The hon. Lady is being a little bit churlish. The Government before mine had four women Cabinet Ministers and three additional women attending Cabinet. We now have five full members of Cabinet and an additional three attending, so more women are attending. I am of course leading a coalition Government, and when it comes to Conservatives sitting around the Cabinet table, I am proud to say that a third of them are now women.
We have always said that we will support the Government when they do the right thing, so can I join thousands of parents across the country in congratulating the Prime Minister on getting rid of the Education Secretary? Why did he demote him?
Before answering the question, I hope that the whole House can come together in this way. My right hon. Friend the Member for North West Hampshire (Sir George Young) has served in this House of Commons for over 40 years and will be retiring at the next election, so when it came to replacing an extraordinary politician and someone who has given so much to this country as the Chief Whip, I wanted to find the very best candidate, and I am proud to have done so in the former Education Secretary.
The right hon. Gentleman obviously has a very short memory, because this is what he used to say about the former Education Secretary:
“I want to trust”—
the Education Secretary—
“to get on with that job for many years rather than saying…‘I’m now going to shove you over somewhere else.’”
So why did he do it? Is it the shortage of primary school places, the unqualified teachers, or the failure of his free schools?
Let me tell the right hon. Gentleman what the former Education Secretary achieved: a record number of academies, new free schools, standards rising across the country and reforms that will endure. Is it not extraordinary that on the day of a record increase in the numbers in work in our country, the right hon. Gentleman will do anything not to talk about economic recovery, the deficit falling, the economy growing or the numbers in work rising? I am not surprised that he does not want to talk about people in work; his own job looks a bit shaky.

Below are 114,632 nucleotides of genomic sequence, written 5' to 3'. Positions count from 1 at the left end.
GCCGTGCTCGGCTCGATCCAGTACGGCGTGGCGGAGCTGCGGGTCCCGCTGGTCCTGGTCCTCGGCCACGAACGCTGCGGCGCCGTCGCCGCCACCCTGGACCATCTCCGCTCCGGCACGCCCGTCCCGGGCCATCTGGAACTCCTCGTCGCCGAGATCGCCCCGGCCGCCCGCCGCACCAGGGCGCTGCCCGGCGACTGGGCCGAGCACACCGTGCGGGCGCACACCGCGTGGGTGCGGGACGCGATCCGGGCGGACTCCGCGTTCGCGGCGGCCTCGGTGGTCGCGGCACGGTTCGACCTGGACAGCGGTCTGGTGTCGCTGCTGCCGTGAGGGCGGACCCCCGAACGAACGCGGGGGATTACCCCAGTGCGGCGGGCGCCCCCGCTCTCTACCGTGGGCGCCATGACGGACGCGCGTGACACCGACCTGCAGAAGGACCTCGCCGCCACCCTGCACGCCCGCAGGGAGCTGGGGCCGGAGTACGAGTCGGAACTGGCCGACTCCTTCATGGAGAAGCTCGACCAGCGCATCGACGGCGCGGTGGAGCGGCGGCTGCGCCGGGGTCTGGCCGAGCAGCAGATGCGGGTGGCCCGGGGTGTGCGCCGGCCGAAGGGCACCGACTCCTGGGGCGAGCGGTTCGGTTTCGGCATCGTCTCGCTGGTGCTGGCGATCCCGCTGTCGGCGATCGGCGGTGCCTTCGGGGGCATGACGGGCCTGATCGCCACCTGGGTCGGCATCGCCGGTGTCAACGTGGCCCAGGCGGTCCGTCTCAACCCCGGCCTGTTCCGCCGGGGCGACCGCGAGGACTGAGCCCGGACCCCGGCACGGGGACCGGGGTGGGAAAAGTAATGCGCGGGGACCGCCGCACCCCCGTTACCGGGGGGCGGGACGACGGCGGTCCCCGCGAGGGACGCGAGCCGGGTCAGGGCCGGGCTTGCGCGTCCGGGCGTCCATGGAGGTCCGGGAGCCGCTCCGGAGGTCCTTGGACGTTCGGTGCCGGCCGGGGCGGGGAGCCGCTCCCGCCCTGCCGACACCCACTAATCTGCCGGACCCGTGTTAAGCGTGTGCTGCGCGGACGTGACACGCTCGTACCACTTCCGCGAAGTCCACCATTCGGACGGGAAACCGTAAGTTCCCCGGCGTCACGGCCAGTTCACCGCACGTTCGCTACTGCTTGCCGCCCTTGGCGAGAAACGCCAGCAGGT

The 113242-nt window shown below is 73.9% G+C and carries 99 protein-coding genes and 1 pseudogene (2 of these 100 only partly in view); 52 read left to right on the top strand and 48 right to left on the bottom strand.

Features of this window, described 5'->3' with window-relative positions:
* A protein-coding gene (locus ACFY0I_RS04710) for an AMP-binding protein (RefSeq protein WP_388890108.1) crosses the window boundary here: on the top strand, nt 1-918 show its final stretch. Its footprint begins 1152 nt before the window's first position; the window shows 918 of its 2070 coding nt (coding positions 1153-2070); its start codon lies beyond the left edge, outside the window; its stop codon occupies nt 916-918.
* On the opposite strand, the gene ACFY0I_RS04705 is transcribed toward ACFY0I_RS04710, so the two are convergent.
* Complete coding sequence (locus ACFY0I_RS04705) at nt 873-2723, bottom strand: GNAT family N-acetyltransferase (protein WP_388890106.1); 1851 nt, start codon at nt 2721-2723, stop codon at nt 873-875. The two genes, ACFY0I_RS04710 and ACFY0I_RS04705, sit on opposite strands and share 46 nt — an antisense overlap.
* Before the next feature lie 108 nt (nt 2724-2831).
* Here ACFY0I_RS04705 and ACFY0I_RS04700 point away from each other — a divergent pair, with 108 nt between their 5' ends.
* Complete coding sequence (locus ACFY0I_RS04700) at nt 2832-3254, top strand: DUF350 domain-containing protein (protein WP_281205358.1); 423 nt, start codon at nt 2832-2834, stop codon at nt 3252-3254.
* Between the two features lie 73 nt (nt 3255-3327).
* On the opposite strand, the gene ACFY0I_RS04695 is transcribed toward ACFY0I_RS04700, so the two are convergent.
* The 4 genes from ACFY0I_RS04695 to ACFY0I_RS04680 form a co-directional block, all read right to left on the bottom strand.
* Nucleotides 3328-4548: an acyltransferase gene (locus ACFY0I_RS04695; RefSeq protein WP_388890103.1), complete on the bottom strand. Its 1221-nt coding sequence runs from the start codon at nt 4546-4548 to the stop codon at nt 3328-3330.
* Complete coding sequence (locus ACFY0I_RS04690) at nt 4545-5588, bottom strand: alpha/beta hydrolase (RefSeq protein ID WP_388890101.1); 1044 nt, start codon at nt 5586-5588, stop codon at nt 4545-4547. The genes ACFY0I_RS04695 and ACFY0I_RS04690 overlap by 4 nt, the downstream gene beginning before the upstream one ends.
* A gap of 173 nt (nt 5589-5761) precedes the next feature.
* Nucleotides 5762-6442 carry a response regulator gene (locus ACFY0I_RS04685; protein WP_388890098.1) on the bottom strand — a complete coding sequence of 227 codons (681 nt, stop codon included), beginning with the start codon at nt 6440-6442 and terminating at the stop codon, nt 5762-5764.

I am bound to say that if it has all been such a great success, I still do not know why he has sacked the Education Secretary. Let us talk about the figures today. We have welcomed the fall in unemployment, but the Prime Minister’s real problem is that this recovery does not benefit most working people, who are working harder for longer for less. There are 7 million people in working families who are paid so little that they are in poverty. Does he think that the economy is working for them?
Let me bring the House up to date on the unemployment figures released this morning. We see employment up by 254,000 this quarter, women’s employment up, youth employment up and the unemployment count falling by 121,000. We have reached an important milestone, which is that there are more people in work in our country than ever before in our history. We can now say that since this Government came to office there are 1.8 million more people in work. That is a record of which we can be proud.
On an issue that the Labour leader has raised week after week, long-term youth unemployment is now lower than when this Government came to office. Of course, it is disappointing that pay is not rising faster, but let me remind him of what the director of the Institute for Fiscal Studies said: